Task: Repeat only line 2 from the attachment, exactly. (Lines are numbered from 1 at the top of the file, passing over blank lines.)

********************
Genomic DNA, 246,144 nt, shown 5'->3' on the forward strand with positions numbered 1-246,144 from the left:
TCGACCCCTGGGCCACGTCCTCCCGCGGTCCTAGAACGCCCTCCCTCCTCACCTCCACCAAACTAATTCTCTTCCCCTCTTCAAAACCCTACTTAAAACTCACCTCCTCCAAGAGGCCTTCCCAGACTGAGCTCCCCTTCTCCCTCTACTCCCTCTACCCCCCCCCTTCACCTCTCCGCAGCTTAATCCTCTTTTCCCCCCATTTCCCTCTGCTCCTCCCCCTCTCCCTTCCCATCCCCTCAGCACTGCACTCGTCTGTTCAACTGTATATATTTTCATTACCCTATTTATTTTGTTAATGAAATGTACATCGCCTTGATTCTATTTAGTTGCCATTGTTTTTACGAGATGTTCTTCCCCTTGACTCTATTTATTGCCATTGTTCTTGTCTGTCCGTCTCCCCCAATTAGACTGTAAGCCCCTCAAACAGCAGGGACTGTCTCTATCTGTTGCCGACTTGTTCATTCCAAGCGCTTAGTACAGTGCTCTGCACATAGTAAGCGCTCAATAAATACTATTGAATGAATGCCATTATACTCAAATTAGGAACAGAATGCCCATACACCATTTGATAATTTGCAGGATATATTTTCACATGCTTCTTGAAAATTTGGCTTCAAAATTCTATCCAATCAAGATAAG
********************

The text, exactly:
TCGACCCCTGGGCCACGTCCTCCCGCGGTCCTAGAACGCCCTCCCTCCTCACCTCCACCAAACTAATTCTCTTCCCCTCTTCAAAACCCTACTTAAAACTCACCTCCTCCAAGAGGCCTTCCCAGACTGAGCTCCCCTTCTCCCTCTACTCCCTCTACCCCCCCCCTTCACCTCTCCGCAGCTTAATCCTCTTTTCCCCCCATTTCCCTCTGCTCCTCCCCCTCTCCCTTCCCATCCCCTCAGCACTGCACTCGTCTGTTCAACTGTATATATTTTCATTACCCTATTTATTTTGTTAATGAAATGTACATCGCCTTGATTCTATTTAGTTGCCATTGTTTTTACGAGATGTTCTTCCCCTTGACTCTATTTATTGCCATTGTTCTTGTCTGTCCGTCTCCCCCAATTAGACTGTAAGCCCCTCAAACAGCAGGGACTGTCTCTATCTGTTGCCGACTTGTTCATTCCAAGCGCTTAGTACAGTGCTCTGCACATAGTAAGCGCTCAATAAATACTATTGAATGAATGCCATTATACTCAAATTAGGAACAGAATGCCCATACACCATTTGATAATTTGCAGGATATATTTTCACATGCTTCTTGAAAATTTGGCTTCAAAATTCTATCCAATCAAGATAAG